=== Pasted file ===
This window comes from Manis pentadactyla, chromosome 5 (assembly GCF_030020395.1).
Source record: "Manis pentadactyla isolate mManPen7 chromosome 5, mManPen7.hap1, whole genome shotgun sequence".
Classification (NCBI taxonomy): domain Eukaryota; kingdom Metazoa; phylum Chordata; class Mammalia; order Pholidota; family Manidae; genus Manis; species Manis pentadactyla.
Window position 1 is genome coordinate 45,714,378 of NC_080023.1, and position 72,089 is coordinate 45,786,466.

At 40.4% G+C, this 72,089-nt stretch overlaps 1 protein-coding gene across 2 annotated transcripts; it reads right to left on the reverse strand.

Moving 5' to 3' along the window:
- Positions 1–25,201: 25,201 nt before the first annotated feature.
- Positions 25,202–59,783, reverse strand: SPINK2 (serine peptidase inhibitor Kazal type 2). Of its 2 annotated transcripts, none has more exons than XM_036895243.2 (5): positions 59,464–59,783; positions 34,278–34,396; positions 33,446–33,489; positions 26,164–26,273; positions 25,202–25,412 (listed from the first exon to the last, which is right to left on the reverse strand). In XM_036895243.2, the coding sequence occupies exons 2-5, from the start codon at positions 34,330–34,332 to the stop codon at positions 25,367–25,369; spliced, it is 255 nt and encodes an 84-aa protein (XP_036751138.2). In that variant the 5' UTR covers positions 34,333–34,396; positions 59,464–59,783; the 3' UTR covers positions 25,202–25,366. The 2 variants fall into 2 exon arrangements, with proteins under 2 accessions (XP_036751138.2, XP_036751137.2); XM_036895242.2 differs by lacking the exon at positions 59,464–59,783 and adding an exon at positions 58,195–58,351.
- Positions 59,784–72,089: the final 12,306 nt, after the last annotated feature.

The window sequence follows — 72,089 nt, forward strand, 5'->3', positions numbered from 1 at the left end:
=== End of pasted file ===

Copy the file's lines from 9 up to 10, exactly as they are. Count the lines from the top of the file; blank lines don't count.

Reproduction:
- Positions 59,784–72,089: the final 12,306 nt, after the last annotated feature.

The window sequence follows — 72,089 nt, forward strand, 5'->3', positions numbered from 1 at the left end: